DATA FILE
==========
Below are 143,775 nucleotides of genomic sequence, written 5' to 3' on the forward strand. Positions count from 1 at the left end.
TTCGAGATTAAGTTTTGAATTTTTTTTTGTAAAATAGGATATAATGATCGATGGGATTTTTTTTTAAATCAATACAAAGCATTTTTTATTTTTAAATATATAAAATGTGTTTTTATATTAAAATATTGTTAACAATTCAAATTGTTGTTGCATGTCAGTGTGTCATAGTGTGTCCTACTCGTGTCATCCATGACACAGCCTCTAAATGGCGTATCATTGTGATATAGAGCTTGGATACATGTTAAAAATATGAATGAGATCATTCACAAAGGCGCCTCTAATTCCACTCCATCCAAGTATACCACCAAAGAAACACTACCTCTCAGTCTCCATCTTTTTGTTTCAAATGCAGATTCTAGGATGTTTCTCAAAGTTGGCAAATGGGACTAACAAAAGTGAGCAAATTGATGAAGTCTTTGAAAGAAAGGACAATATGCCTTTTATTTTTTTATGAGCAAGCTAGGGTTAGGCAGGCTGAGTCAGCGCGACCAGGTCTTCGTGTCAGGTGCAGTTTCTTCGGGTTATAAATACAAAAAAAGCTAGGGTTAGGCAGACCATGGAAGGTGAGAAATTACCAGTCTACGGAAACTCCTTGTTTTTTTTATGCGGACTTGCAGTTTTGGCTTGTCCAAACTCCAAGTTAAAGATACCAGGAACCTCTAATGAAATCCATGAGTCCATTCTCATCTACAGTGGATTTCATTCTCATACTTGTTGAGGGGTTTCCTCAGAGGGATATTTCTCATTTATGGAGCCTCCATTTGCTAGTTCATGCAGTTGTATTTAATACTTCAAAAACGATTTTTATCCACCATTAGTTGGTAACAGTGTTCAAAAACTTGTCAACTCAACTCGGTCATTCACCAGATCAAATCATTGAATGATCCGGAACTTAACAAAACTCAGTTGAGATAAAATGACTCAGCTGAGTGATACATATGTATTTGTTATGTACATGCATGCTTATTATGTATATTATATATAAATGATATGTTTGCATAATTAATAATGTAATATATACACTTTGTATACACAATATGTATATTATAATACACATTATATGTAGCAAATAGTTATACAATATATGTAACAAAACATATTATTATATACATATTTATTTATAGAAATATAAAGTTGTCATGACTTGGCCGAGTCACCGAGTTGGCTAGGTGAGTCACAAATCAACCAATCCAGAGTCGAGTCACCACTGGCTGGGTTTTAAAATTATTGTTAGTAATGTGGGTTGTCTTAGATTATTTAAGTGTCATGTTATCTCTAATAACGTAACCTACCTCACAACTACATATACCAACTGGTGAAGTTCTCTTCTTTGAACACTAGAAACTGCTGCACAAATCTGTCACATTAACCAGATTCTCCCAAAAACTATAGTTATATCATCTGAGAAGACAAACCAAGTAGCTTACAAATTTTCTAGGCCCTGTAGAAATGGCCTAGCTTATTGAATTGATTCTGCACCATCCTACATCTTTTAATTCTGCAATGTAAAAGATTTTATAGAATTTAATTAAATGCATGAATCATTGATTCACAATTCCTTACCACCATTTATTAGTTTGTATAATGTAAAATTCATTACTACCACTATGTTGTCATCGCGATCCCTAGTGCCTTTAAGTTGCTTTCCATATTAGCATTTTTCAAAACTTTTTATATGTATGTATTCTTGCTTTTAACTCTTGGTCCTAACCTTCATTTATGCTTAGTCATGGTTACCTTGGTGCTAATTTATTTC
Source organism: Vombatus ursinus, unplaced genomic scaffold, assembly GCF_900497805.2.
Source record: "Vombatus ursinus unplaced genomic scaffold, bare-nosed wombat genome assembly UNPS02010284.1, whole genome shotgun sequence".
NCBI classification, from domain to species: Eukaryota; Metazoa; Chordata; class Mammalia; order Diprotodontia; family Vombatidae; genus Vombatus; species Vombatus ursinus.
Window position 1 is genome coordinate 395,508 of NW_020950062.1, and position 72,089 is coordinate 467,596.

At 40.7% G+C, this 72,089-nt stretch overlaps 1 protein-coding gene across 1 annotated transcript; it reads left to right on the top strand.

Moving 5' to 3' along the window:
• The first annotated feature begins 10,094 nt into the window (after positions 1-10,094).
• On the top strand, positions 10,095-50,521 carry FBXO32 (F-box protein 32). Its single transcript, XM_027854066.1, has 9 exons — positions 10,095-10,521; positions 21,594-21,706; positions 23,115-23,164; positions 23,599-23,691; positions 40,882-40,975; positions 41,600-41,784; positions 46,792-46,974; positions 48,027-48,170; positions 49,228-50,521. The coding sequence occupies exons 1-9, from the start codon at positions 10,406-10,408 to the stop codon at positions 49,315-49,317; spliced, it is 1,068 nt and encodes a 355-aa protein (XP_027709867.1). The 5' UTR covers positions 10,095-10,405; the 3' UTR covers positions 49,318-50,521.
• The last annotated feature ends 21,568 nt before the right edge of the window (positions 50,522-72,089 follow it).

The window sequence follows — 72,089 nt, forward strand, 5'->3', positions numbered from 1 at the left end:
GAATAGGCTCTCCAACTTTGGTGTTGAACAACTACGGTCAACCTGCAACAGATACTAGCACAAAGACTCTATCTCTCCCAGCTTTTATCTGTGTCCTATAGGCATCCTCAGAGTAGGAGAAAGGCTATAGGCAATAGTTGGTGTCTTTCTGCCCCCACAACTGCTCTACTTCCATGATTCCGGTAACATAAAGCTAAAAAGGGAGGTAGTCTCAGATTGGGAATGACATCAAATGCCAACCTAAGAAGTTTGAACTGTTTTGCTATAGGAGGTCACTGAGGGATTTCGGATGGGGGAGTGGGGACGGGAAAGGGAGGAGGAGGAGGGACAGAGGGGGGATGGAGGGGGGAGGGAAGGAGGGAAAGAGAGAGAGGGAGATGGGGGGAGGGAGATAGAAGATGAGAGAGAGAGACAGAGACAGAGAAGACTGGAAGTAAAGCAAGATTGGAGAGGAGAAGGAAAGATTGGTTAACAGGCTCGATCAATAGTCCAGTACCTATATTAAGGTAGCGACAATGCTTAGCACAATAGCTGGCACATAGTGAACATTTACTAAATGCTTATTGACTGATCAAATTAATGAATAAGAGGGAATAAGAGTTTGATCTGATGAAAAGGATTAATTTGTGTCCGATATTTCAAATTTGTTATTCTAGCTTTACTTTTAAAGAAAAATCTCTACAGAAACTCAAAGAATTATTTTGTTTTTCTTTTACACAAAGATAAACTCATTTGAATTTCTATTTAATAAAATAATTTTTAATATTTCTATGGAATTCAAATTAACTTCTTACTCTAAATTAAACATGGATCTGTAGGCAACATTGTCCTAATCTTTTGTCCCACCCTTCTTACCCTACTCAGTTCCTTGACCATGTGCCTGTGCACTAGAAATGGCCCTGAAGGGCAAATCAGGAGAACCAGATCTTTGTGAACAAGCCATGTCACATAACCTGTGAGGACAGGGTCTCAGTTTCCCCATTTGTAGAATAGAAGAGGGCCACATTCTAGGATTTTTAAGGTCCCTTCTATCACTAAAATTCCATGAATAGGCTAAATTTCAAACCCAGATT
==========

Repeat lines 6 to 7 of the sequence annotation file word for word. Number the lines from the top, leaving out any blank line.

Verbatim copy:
Window position 1 is genome coordinate 395,508 of NW_020950062.1, and position 72,089 is coordinate 467,596.

At 40.7% G+C, this 72,089-nt stretch overlaps 1 protein-coding gene across 1 annotated transcript; it reads left to right on the top strand.